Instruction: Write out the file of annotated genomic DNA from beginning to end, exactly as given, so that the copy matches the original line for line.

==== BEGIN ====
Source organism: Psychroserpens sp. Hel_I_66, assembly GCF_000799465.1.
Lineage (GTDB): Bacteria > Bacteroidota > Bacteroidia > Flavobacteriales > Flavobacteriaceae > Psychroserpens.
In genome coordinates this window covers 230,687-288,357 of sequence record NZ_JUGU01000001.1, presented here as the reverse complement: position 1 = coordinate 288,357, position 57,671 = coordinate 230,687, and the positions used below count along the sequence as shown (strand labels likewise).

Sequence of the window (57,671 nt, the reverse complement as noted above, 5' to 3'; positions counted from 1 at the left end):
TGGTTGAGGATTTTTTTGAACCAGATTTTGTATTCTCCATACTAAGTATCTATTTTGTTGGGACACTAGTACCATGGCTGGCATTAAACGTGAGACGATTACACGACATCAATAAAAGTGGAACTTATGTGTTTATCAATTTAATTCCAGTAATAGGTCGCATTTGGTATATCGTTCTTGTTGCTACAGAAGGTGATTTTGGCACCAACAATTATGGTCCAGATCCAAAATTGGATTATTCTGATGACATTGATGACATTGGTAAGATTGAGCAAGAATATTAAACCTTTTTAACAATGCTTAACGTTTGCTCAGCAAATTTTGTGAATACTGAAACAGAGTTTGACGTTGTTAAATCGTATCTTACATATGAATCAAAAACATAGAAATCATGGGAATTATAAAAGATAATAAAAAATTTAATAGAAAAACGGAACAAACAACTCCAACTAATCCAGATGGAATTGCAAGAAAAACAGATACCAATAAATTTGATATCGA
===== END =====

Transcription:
Source organism: Psychroserpens sp. Hel_I_66, assembly GCF_000799465.1.
Lineage (GTDB): Bacteria > Bacteroidota > Bacteroidia > Flavobacteriales > Flavobacteriaceae > Psychroserpens.
In genome coordinates this window covers 230,687-288,357 of sequence record NZ_JUGU01000001.1, presented here as the reverse complement: position 1 = coordinate 288,357, position 57,671 = coordinate 230,687, and the positions used below count along the sequence as shown (strand labels likewise).

Sequence of the window (57,671 nt, the reverse complement as noted above, 5' to 3'; positions counted from 1 at the left end):
TGGTTGAGGATTTTTTTGAACCAGATTTTGTATTCTCCATACTAAGTATCTATTTTGTTGGGACACTAGTACCATGGCTGGCATTAAACGTGAGACGATTACACGACATCAATAAAAGTGGAACTTATGTGTTTATCAATTTAATTCCAGTAATAGGTCGCATTTGGTATATCGTTCTTGTTGCTACAGAAGGTGATTTTGGCACCAACAATTATGGTCCAGATCCAAAATTGGATTATTCTGATGACATTGATGACATTGGTAAGATTGAGCAAGAATATTAAACCTTTTTAACAATGCTTAACGTTTGCTCAGCAAATTTTGTGAATACTGAAACAGAGTTTGACGTTGTTAAATCGTATCTTACATATGAATCAAAAACATAGAAATCATGGGAATTATAAAAGATAATAAAAAATTTAATAGAAAAACGGAACAAACAACTCCAACTAATCCAGATGGAATTGCAAGAAAAACAGATACCAATAAATTTGATATCGA